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Recruiting and retaining an adequate sample of subjects is critical to the success of any research project involving human subjects. Recent reports indicate the Health Insurance Portability and Accountability Act (HIPAA) Privacy rule has adversely impacted research. Few resources are available to help researchers and their staff navigate the challenges to subject recruitment and retention after the implementation of the HIPAA Privacy rule. This article will address obstacles to subject recruitment in prospective, clinical research studies related specifically to the HIPAA Privacy rule as well as HIPAA compliant strategies to enhance subject recruitment and retention. Recruitment challenges discussed include evolving interpretations of the HIPAA regulations, inability to directly contact potential subjects, complexity of the HIPAA required documents, the increased cost of subject recruitment, and an expanding administrative burden. Among the strategies addressed are preparatory research reviews, use of clinical collaborators/staff liaisons, pre-screening of potential subjects, minimizing subject burden during the consent process, enhancing follow-up of subjects, facilitating recruitment for future studies and streamlining compliance training for research staff.
Recruitment and retention of research subjects is challenging at best. At its worst, recruitment can be a nightmare. The proverbial “disappearing sample” is an all too common phenomenon experienced by many human subjects researchers (Wilson-Barnett & Griffiths, 2002). A number of researchers have examined the challenges of subject recruitment and retention in specific patient populations across a number of different settings (Blanton et al., 2006; Heiney et al., 2006; Im & Chee, 2005; Loftin, Barnett, Bunn, & Sullivan, 2005; Northouse et al., 2006; Rose, 2000; Villarruel, Jemmott, Jemmott, & Eakin, 2006). Most of the recent work in this area includes little information regarding the Health Insurance Portability and Accountability Act (HIPAA) Privacy rule.
The HIPAA Privacy rule became effective in April of 2003. While the original intent of HIPAA had nothing to do with research, by the time the regulations were enacted, they impacted research directly. In the wake of the implementation of the HIPAA Privacy rule, researchers have begun to document that HIPAA is hindering research by increasing researchers’ administrative burden (Clause, Triller, Bornhorst, Hamilton, & Cosler, 2004; Lydon-Rochelle & Holt, 2004), delaying initial project approval (Heiney et al., 2006; O’Herrin, Fost, & Kudsk, 2004), impeding subject recruitment processes (Albert & Levine, 2005; Blanton et al., 2006; Heiney et al.; Kaiser, 2004; Ness, 2005; Wolf & Bennett, 2006), escalating recruitment costs (Albert & Levine; Heiney et al.), hampering medical record and registry research (Inglefinger & Drazen, 2004; Lydon-Rochelle & Holt; O’Herrin et al.), and generating data sets that are less than adequate for good research (Clause et al.; Inglefinger & Drazen; Maas, Kompanje, & Stocchetti, 2005).
The purpose of the article is not to discuss the impact of HIPAA on research per se, but rather to address the impact of HIPAA on subject recruitment and retention issues in prospective, clinical research studies. Proactive HIPAA compliant strategies for subject recruitment and retention are emphasized. Since the interpretation of the HIPAA Privacy rule continues to vary widely, often depending on the local level of risk avoidance of the Institutional Review Board (IRB) or Privacy Board (Albert & Levine, 2005; Ness, 2005), researchers should consult with their institution’s IRB/Privacy Board policies to ensure local compliance.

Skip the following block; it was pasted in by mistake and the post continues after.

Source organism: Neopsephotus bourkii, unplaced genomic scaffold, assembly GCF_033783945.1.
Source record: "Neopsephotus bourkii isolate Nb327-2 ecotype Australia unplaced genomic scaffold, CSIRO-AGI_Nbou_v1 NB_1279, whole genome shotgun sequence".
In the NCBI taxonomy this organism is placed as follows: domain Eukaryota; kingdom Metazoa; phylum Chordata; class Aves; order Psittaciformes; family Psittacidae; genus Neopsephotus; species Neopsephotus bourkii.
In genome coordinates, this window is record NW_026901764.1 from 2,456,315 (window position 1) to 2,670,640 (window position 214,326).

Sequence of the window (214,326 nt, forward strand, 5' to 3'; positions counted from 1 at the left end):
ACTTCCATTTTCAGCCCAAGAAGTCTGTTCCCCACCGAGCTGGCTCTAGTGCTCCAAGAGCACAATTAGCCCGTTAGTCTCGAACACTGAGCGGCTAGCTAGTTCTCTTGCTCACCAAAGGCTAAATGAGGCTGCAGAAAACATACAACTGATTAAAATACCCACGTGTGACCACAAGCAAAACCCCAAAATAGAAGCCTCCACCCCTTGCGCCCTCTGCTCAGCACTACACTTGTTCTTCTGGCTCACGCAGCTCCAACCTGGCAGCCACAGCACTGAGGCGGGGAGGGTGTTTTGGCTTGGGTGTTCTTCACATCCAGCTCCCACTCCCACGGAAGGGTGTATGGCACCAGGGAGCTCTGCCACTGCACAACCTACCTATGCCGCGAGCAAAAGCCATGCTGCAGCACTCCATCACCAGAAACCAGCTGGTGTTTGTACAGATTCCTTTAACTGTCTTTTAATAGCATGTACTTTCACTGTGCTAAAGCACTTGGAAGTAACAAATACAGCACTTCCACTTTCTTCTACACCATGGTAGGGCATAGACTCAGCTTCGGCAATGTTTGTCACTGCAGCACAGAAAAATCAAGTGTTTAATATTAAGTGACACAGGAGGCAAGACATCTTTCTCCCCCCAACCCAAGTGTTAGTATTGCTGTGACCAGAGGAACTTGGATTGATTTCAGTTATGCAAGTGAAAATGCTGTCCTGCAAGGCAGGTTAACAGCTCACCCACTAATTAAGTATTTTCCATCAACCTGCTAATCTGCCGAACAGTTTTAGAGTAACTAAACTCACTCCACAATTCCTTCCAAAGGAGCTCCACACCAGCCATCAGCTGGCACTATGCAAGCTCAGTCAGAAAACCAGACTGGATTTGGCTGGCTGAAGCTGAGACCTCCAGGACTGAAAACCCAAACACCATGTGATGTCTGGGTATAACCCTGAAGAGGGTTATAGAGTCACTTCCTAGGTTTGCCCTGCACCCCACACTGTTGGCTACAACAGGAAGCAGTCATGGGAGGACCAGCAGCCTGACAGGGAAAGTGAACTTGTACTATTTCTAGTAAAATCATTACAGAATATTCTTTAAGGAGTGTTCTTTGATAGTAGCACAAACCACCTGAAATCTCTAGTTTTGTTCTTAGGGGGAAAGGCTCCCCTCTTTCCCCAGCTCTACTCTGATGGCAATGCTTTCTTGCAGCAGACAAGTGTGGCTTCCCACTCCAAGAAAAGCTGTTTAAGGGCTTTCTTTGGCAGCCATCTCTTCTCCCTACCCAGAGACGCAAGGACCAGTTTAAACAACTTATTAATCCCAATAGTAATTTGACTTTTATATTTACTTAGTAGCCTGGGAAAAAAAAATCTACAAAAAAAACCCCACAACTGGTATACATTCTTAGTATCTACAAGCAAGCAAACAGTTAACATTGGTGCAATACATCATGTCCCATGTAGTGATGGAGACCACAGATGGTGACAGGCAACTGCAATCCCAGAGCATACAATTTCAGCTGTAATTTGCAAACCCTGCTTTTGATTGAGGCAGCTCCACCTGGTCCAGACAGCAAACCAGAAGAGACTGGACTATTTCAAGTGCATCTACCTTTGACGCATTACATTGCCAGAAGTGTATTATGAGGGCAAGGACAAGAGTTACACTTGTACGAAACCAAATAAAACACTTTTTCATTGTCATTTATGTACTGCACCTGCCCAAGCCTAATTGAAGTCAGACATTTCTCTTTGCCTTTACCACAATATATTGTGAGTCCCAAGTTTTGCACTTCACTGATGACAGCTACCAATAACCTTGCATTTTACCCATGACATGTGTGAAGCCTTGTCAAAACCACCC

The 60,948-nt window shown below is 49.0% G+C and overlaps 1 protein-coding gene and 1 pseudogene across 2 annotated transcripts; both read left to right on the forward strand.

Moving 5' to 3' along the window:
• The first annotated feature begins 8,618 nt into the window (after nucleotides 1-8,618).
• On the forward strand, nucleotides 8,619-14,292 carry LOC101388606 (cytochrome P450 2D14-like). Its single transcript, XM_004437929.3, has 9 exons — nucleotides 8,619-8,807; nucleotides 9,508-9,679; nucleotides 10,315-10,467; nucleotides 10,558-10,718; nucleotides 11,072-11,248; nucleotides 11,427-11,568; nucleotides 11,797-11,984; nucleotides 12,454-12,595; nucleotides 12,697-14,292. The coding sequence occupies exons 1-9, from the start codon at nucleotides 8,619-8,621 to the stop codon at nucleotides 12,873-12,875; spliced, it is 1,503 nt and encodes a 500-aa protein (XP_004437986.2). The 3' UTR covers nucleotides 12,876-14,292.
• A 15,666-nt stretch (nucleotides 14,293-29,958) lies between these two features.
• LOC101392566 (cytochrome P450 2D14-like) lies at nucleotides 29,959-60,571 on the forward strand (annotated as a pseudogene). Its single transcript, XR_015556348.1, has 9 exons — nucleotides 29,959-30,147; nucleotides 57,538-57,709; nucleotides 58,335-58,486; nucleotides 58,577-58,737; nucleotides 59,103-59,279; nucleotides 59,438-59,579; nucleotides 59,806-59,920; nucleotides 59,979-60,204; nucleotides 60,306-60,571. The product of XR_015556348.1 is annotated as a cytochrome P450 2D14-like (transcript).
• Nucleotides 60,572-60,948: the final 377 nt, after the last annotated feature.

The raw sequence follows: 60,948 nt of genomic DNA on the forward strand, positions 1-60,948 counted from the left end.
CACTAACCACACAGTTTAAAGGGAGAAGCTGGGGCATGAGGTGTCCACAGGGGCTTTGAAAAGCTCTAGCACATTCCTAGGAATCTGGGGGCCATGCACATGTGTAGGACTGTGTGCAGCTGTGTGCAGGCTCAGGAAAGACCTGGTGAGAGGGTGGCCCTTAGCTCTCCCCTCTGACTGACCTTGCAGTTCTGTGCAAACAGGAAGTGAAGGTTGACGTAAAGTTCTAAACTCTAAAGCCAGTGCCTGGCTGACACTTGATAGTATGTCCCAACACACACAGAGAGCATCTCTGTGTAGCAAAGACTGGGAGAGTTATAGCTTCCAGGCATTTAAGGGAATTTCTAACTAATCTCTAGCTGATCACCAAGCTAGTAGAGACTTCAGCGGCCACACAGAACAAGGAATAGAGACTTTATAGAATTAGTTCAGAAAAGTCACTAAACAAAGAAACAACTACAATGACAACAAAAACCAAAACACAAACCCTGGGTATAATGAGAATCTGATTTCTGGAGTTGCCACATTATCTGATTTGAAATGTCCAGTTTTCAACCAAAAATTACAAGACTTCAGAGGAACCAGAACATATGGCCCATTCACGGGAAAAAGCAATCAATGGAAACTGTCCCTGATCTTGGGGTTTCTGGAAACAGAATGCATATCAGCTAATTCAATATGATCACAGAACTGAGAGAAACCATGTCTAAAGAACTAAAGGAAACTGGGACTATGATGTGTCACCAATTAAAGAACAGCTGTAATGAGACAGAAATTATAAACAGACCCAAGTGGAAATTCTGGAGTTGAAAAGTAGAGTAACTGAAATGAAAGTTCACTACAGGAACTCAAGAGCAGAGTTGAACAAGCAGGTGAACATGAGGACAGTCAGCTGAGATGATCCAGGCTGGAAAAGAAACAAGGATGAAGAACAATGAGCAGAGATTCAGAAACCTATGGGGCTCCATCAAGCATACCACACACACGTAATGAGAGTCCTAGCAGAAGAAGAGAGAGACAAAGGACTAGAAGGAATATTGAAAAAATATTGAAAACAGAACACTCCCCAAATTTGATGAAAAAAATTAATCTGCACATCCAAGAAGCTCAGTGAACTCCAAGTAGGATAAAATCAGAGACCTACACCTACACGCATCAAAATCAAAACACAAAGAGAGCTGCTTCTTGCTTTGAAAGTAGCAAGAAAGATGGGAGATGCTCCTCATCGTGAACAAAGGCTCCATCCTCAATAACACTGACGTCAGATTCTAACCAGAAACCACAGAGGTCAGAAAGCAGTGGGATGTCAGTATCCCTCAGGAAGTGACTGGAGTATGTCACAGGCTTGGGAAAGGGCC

The impact of HIPAA on subject recruitment and retention can be broken down into seven basic areas: 1) preparatory research, 2) initial contact of potential subjects, 3) pre-screening potential subjects, 4) consenting subjects, 5) long-term follow-up of subjects, 6) recruitment for future studies, and 7) training of research staff. Administrative burden will be addressed as it pertains to these areas.
In planning a study and preparing a grant application, it is essential to know the potential study population available for recruitment. An accurate estimate of the percentage of subjects available who will meet the study’s inclusion criteria also is necessary. When planning an intervention study, it is quite useful to know what the current standard of care is at each institution. This type of information can be obtained via chart review at potential recruitment sites. Prior to HIPAA, these activities were not regulated by the IRB. Under HIPPA, accessing individually identifiable protected health information (PHI) for these purposes requires IRB/Privacy Board approval (Erlen, 2005; Olsen, 2003). Some institutions initially interpreted HIPAA regulations to mean a researcher could not access any medical records for preparatory research or recruitment without patient consent (Ness, 2005; Russell, 2004b). These restrictions resulted in a significant barrier to subject recruitment. As institutions have become more familiar with the Privacy rule, initial interpretations have been altered to allow HIPAA waivers and preparatory research reviews (Ness; Russell, 2004a).